However, the emergence of morality is not the climax of a romance novel. Across scales of biotic organization—from genes to cells to social relations—the possibility of defecting on mutually beneficial interaction is ongoing. And the capacity for suffering due to social exclusion or betrayal emerges, then intensifies, over the course of evolution. Moreover, none of us plays a benignant role in the moral drama by rote recitation. Recall that George Bailey was torn by perceptions of tension between his own fulfillment and obligations to others. And George lived in the face-to-face community of Bedford Falls, not the teeming metropolis of New York City!
In writing this essay and considering the voluminous literature on these topics, I’m mindful that the good is considerably easier to talk about than to do. Thus, I appreciate the confession from Herbert Spencer, who, although he gave abundant license to pursuing self-interest, nevertheless acknowledged his own “daily” moral struggle, due “more from defect of will than of knowledge.” In seeking a beneficent society, it’s important to contest significant differences in moral understanding. But it may be no less important to charitably acknowledge our shared defects of will. The most insidiously divisive out-group attributions consist in deeming others not just to be errant in moral knowledge, but—unlike “us”—to be corrupt in moral will. Being mindful of this, we might even find that some enemies become neighbors.
 Noakes, J. (1998). Bankers and common men in Bedford Falls: How the FBI determined that It’s a Wonderful Life was a subversive movie. Film History, 10: 311-319.
 Spencer thought the freedom to competitively pursue individual self-interest was a necessary means for human improvement, but he also believed it would ultimately lead to a struggle-free society where collective welfare is a by–product of individual flourishing.
 Darwin wrote to Wallace, “I hope you have not murdered too completely your own & my child.” [Darwin to Wallace, 27 March 1869]
 Huxley, T.H. (2004/1894). Evolution and Ethics and Science and Morals. Amherst, NY: Prometheus Books.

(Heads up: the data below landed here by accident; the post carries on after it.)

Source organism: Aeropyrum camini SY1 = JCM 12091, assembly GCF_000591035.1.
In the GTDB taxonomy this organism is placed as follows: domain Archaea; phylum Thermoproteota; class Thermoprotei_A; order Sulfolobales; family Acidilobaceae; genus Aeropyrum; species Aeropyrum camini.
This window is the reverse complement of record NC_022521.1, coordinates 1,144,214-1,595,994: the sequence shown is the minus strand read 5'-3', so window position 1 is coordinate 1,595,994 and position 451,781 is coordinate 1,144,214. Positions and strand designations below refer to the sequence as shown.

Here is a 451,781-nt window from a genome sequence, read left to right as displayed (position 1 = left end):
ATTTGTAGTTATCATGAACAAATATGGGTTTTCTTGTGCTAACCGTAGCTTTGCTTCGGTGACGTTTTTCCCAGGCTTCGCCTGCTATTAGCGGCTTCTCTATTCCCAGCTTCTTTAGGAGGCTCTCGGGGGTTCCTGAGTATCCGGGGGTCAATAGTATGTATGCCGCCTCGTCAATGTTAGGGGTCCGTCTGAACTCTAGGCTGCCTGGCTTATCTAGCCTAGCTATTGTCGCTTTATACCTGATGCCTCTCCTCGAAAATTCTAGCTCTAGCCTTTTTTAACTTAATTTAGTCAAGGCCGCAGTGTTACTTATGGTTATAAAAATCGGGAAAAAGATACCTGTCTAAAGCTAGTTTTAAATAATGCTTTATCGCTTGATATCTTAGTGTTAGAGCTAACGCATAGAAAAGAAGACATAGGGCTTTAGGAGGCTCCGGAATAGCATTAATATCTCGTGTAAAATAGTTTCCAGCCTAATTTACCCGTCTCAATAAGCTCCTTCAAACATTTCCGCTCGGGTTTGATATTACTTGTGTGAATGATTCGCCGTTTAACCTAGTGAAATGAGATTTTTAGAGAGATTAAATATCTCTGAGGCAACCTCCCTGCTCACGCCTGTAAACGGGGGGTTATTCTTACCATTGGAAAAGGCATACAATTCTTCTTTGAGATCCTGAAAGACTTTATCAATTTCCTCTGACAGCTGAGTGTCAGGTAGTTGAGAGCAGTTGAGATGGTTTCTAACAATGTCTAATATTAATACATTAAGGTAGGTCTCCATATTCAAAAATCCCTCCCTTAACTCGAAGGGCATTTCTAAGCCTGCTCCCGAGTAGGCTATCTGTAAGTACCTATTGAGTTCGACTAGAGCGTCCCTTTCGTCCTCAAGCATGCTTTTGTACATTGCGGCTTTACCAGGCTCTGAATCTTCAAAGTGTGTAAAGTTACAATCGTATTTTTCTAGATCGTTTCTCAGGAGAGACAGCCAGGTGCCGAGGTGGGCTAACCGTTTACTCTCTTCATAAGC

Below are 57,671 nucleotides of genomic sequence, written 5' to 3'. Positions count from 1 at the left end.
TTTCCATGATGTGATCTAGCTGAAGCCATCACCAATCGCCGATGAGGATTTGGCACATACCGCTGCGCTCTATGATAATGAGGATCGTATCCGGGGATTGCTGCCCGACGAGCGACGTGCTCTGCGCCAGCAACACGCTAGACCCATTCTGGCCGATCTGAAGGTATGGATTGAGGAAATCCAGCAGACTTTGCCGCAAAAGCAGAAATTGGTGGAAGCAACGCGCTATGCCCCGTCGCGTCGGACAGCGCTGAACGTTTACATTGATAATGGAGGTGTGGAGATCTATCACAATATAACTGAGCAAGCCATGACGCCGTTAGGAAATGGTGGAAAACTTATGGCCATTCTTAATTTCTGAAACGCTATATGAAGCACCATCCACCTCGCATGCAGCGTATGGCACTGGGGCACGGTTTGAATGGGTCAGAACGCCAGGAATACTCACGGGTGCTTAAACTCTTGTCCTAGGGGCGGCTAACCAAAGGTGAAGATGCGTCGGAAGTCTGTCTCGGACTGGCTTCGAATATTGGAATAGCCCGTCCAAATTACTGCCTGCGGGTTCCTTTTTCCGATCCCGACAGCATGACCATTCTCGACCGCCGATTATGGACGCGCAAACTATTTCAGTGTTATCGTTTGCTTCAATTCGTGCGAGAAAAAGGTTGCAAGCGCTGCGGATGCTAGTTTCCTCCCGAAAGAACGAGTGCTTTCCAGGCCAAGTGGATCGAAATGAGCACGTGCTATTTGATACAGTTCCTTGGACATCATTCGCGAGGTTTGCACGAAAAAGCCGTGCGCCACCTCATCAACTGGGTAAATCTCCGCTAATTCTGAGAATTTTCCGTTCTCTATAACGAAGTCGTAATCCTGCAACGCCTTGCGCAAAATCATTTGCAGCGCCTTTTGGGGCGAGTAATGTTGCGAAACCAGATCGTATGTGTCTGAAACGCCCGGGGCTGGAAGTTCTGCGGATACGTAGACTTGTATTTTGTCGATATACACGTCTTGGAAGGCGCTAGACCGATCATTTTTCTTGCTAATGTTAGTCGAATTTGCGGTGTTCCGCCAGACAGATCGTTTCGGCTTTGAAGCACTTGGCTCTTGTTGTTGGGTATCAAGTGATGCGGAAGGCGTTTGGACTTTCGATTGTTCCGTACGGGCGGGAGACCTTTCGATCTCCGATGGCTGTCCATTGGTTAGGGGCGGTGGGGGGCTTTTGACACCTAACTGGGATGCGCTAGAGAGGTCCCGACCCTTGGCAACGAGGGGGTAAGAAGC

Dawkins, R. (1976). The Selfish Gene. Oxford: Oxford University Press.
 de Waal, F. (2016). Primates and Philosophers: How Morality Evolved. Princeton, NJ: Princeton University Press.
 To be fair to Dawkins, later editions of Selfish Gene acknowledge this criticism of the “born selfish” claim and request readers to “mentally delete that rogue sentence and others like it.” But critics maintain that the rhetorical conflation of genetic vs. organismic selfishness and consequences vs. motives persists from preface to conclusion.
 For an erudite essay on this point from an evolutionary perspective, see Tooby & Cosmides “Friendship and the Banker’s Paradox” (Proceedings of British Academy, 1996, 88: 119-143.)
 Lieberman, et. al. (2003). “Does morality have a biological basis? An empirical test of the factors governing moral sentiments relating to incest.” Proc. R. Soc. Lond. B., 270: 819-826.
 See Michael Ruse’s and David Wilson’s differing contributions on this issue.
 Herb Gintis and Rich Sosis explore this.
 See Dan Fessler’s contribution.
 Maynard Smith, J. & E Szathmary. (1995). The Major Transitions in Evolution. Oxford University Press. (updated 2015: PNAS, 112(33): 10104-10111.)
 See Michael Tomasselo’s contribution for a view of uniquely human, obligate interdependence.
 Michael Ruse and Ara Norenzayan have differing contributions on this.
 Spencer, H. (1852). Theory of Population. New York: Fowler and Wells.
image credit: Gorillas 2609 by Kabir Bakie courtesy of Wikimedia Commons.